One last note - don’t forget that Songs of Sorrow puts on wounds, not damage.  This means it can’t be stopped by cards like Protect or Particle Shield.  If you suspect your opponent is holding the shields, you can get one damage on a 2 health target first, and then set up the dreaded violinist play to finish the job in a way that can’t be prevented.

Mind Probe

Mind Probe is a delightful card that is a little more niche. The caveat with Mind Probe is that it doesn’t impact the current round at all.  In order to get maximum use out of it, you have to be able to maintain a stable board state with your other cards. When you use it, you are looking to have awesome turns in the future, not right now. It’s important to mention that in some matchups (where you are slower, and they are lightning quick), this simply won’t feel possible - Mind Probe will be too slow, and you will have wanted something else.

When your opponent is playing a slower deck, however, Mind Probe can have an absolutely critical impact on the overall game. Because of its bad matchups, I think often you will find that you only want to include 1 or 2 copies (instead of the full play-set) - in that way you can seek advantage from it when needed, but lessen the blow of drawing it in a matchup where you need to affect the board state.  That being said, in metas where you face lots of slow decks (perhaps ones that want to focus things like Butterfly Monks or Abundance), Probe can be an effective tool.

One of the cool things that Mind Probe can do is take multiple cards out of the opponent’s next 5. By stacking the cards so that the next card drawn is also one you don’t want to see, you can use any of the tricks that EV also uses (Heart’s Pull, illusion dice, etc.) to mark that one off of the list as well. When you do this, if you want to take an ally and non-ally, always prioritize allies with Mind Probe (which removes them permanently), otherwise you may see them come back with the Ceremonial dice power or Bound Soul.

Mind Probe, though, is perfectly capable of warping the next turn in a beneficial way without taking multiple cards. In fact, consider any of the following examples when looking at their next hand and think about what suits the situation:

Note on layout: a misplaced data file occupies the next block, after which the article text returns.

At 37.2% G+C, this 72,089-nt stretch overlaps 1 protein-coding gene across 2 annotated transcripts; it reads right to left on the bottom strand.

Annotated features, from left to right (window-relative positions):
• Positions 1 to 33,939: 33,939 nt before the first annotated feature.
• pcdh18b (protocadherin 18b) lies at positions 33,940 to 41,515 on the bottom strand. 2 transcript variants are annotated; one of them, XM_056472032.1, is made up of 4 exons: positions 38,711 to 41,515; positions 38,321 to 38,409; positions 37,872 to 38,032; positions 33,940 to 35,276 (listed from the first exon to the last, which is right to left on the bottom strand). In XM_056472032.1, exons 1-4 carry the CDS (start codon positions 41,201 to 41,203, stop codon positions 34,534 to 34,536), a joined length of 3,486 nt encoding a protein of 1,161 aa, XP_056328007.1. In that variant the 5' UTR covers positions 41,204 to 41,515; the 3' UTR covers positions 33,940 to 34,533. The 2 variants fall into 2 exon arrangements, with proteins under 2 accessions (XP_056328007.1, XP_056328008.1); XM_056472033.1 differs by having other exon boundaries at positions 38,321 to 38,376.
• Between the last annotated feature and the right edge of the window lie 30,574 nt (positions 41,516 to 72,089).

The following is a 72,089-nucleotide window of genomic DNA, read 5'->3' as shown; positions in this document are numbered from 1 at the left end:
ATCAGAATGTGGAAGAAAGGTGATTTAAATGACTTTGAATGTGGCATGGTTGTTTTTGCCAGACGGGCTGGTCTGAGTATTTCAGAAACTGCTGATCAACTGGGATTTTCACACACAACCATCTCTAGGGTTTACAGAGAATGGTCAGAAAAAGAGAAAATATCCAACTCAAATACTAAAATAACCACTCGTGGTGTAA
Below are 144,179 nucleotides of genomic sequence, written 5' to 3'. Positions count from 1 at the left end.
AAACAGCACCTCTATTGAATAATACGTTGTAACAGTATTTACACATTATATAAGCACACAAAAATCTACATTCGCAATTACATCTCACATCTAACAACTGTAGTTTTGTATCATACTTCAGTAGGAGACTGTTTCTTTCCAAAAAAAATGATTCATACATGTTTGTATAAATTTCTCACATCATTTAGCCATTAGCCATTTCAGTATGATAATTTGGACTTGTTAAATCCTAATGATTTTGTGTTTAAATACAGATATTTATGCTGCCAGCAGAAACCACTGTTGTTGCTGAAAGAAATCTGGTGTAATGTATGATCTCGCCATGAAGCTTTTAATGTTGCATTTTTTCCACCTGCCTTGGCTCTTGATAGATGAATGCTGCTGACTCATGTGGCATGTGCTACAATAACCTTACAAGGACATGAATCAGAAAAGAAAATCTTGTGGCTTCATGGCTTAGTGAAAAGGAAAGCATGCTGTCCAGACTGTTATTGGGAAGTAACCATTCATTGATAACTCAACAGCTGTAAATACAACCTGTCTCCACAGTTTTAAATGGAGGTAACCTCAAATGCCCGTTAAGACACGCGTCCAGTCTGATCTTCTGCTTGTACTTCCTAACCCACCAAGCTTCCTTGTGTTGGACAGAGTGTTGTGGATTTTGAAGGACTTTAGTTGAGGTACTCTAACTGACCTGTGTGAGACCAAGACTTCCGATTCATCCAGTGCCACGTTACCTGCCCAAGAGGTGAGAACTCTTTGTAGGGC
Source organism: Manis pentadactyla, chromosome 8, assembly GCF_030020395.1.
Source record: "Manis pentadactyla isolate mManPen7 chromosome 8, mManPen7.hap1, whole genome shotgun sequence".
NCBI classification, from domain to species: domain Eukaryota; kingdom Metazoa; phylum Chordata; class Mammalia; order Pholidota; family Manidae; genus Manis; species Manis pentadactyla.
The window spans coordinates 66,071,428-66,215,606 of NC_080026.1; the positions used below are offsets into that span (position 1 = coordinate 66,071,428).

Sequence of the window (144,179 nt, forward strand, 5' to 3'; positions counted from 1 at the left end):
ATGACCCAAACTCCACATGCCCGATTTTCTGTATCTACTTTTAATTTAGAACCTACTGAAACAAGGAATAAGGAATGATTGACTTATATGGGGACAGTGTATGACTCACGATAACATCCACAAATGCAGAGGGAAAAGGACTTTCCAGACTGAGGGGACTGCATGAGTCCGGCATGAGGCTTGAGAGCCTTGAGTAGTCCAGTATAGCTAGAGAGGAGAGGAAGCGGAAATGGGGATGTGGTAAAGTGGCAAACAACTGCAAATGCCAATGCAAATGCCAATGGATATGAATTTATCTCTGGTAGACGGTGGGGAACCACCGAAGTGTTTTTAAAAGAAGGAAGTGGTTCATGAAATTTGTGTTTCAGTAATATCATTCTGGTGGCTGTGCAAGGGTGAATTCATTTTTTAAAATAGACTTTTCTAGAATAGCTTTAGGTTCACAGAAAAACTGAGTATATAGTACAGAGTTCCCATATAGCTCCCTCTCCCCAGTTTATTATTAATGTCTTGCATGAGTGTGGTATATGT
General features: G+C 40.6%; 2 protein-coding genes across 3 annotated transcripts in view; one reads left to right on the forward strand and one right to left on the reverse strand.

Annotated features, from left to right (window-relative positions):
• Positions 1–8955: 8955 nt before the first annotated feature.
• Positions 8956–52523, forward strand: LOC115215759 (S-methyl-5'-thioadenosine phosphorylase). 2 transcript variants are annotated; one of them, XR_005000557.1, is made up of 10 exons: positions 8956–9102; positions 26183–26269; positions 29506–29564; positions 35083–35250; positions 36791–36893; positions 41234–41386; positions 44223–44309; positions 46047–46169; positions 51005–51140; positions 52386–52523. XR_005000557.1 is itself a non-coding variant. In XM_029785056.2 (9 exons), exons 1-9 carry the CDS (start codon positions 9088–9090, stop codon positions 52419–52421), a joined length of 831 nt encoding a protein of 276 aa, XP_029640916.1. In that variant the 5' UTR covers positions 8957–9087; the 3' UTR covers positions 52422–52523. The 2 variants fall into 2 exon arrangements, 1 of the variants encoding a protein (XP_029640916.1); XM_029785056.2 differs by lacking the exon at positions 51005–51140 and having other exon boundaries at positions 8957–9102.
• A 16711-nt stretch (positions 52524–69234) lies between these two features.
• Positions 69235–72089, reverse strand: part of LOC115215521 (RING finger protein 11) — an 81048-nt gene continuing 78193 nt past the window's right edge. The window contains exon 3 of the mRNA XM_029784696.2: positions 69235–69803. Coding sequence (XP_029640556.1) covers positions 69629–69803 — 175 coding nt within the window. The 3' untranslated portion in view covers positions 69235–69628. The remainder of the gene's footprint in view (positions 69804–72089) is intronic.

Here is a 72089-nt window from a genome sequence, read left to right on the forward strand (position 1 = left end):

• If your opponent is only playing 4 nature dice, but has Nature summons (like Butterfly Monk and Frostback Bear), you can remove non-nature options from your opponent’s hand and leave them stranded with otherwise powerful cards like Molten Gold (that are just too awkward for them to cast that turn, if they want to keep building their board).  Use illusion dice to further pressure that color.
  • If the next hand has a lot of powerful but expensive cards, get rid of the cheap one (like Particle Shield). Limit their dice with illusion dice the next turn and leave them stranded with unplayable cards.
  • If the next hand has lots of cheap spells, get rid of the expensive one (like Hammer Knight), and leave them with a hand that is just not very impactful. Use your dice to push out your own units or control the board, and press your advantage.
  • Remove cards that will win your opponent the game, either in the short (e.g. Molten Gold) or long (Abundance, Chant of Revenge) term. Think about what you can handle, and what it’s going to take you to win.
  • Leave your opponent with reactive spells that you can play around when you know they have them (e.g. Choke, or Vanish).

The great thing about Mind Probe is that it not only lets you see what your opponent is capable of doing the next turn, but lets you create a puzzle that you can solve by removing the most problematic piece of the hand. Never forget that your opponent can meditate some cards away, so put the cards you most want to see in their hand furthest from the top.

For a deck that uses the concepts in this article, check out Saria Control.

Visit the Ashes store, as well as the online Ashes deckbuilder.

Previous Advanced Ashes Articles
Week 1: Blood Chains and Butterfly Monk
Week 2: Frost Bite and Ice Trap
Week 3: Anchornaut and Summon Sleeping Widows
Week 4: To Shadows and Body Inversion
Week 5: Regress and Poison
Week 6: Abundance and Summon Orchid Dove
Week 7: Jessa and Chant of Revenge
Week 8: Amplify and Blood Archer
Week 9: Dread Wraith and Three-Eyed Owl
Week 10: Iron Worker and Coal Roarkwin
Week 11: Seal and Reflections in the Water
Week 12: Blood Puppet and Root Armor
Week 13: Massive Growth and Dispel
Week 14: Gilder and Cut the Strings
Week 15: Small Sacrifice and Leech Warrior

Written by Elliot Kramer.
Elliot Kramer is a top Ashes competitive player.